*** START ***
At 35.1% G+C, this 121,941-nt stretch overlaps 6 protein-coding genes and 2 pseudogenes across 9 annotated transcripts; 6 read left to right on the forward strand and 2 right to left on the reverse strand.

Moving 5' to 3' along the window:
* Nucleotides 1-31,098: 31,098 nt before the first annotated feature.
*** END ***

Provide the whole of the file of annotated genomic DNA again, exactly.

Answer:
At 35.1% G+C, this 121,941-nt stretch overlaps 6 protein-coding genes and 2 pseudogenes across 9 annotated transcripts; 6 read left to right on the forward strand and 2 right to left on the reverse strand.

Moving 5' to 3' along the window:
* Nucleotides 1-31,098: 31,098 nt before the first annotated feature.